What’s happening this week?
- Baby’s crown to rump length is 11-12 cm or 5 inches. Baby weighs about 100-150 grams or 3.5-5.3 ounces.
- Baby’s eyes and ears are in their proper place now.
- Baby’s circulatory system is completely functional.
- Baby’s sweat glands or developing.
- Fluid is pushed out of the lungs as the baby practices breathing movements.
- Curling and stretching, arms and legs flailing, the baby is constantly changing position, lying first head-up and then head-down.
- The baby’s rapid heartbeat, easily distinguished from mom’s, may be strong enough for a doctor to detect with a handheld probe.
- Baby’s mouth opens and shuts regularly, it can swallow, yawn and may hiccup.
- The expanding uterus is now pushing up against mom’s other abdominal organs.
- Moms may have back pain during pregnancy. Try wearing a support belt.
- Eating high fiber foods such as fruits, veggies, and bran cereal may help with constipation.
- Watch out because a mother’s stress can be transmitted to the baby. The level of the stress hormone cortisol in the amniotic fluid matches that in the mother’s blood. Cortisol is thought to adversely affect fetal development.
This week I started playing music directly to my belly – no particular observations so far.
I decided to learn everything there is to know about prenatal bonding and the book Prenatal Parenting: The Complete Psychological and Spiritual Guide to Loving Your Unborn Child seemed perfect, judging from the title. Unfortunately it contained very little valuable information on how to bond with your baby and is basically a lecture on what the author believes in when it comes to God, love, self-esteem, etc. The title is deceiving. If I wanted a self-help book I would have read one (and here’s one I highly recommend!).
But now I want to learn about prenatal bonding, here’s what this “Prenatal parenting” taught me:
- “Everything you think, feel, and do while pregnant has a profound impact on your child both before and after birth.”
- “Within minutes of seeing his mother a newborn can pick out her face from a gallery of many faces.”
- “Infants can pick out the sex of other babies by the way they move even when dressed.”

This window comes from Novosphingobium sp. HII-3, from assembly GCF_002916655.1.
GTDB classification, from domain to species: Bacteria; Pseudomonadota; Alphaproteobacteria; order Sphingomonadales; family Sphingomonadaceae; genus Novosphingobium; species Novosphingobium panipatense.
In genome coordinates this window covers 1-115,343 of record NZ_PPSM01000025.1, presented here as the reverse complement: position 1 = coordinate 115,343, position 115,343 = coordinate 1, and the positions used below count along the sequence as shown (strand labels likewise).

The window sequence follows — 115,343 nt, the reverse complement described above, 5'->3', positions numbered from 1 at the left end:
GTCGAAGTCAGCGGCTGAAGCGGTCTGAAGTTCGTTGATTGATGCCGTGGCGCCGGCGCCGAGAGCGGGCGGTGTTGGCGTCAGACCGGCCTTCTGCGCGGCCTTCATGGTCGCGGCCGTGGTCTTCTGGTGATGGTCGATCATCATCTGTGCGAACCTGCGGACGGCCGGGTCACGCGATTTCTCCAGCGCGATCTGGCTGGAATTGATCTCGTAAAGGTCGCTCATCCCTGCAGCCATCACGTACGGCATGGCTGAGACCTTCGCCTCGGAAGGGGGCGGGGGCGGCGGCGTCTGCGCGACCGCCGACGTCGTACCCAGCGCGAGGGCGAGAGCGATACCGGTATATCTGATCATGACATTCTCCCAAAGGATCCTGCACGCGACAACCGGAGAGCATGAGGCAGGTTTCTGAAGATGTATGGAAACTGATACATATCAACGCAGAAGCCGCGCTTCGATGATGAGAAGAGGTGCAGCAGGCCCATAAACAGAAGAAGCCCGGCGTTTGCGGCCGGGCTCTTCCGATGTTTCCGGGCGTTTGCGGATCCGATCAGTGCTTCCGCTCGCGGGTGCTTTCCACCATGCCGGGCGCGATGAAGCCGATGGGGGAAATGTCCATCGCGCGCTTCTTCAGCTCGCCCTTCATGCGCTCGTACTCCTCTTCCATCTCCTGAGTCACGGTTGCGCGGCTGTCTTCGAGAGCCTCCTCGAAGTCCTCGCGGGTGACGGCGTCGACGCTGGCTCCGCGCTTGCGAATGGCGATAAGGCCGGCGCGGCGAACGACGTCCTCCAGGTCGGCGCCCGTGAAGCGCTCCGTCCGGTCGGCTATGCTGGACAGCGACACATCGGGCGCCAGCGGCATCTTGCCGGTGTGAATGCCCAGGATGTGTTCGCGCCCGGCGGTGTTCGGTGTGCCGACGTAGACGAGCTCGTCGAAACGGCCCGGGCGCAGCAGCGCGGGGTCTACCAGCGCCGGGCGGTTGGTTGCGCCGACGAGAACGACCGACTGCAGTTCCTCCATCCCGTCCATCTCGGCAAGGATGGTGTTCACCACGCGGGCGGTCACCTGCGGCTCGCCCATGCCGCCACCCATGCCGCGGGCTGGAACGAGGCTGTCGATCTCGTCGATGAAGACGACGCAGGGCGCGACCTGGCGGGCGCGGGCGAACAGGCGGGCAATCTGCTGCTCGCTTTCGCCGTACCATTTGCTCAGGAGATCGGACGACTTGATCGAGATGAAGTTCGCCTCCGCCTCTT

- “The human brain growth continues at the fetal rate for the first two years of life.”
- “Fetal love messages teach your developing child to expect love from her environment.”
- “A six-week-old term infant can smell his mother as soon as she opens the front door of their home.”
- “If you decide to breast-feed your infant and have to leave her, I suggest you place your used lactating pads or a worn bra in the infant’s room as an odor reminder of your presence.”
- “Newborns can see colors and are more interested in them.”
- “Decorate his crib and mobiles with pictures of you and your husband.”
- “By age ten, a child can’t learn to speak a foreign language without an accent.”
- “If the dad has been actively involved in the reading and singing [during pregnancy], his child will turn his head toward him, looking for the source of the sound [when father speaks after birth].”
- Baby likes to be held close to mom’s heart.
- After 23 weeks of pregnancy you can soothe your baby by rubbing your uterus.
- It’s important to stimulate your unborn baby by reading, singing and speaking to it.
- “Children whose mothers talk with them frequently have better language skills than children whose mothers seldom do.”
- “There is no other time in your child’s life when you have as much influence over his emotional development as during pregnancy.”
- “The critical period for emotional development is just before birth and for the next two years.”
- “The mother’s mood is contagious. Infants begin to reflect it by the age of three months.”
- The most effective prayer is “Thy will be done”.
And I also loved this old Islamic tale quoted from Dr. Dossey’s book:
“A poor old man lives very humbly with his son, and their prized possession, a horse, runs away. Then men in the village come to visit and sympathetically say to the old man, “Too bad your horse ran away.” The old man responds, “Perhaps.” The next day the horse returns leading a beautiful black stallion, and the neighbors return to congratulate the old man on his wonderful fortune and he replies, “Perhaps.” The next day the son, trying to train the majestic stallion, breaks his leg. The neighbors give sympathy and the old man gives his usual response, “Perhaps.” The following week the army rides into their village looking for conscripts and they pass by his son with the broken leg.”
“The wonderful lesson of the story is not to place too much significance on the ups and downs of day-to-day life. It is wiser to take a long-term perspective, to say that no matter what happens today, you will be right because your universe is safe.”
HOW IS YOUR 17TH WEEK GOING? PLEASE SHARE IN THE COMMENTS SECTION 🙂
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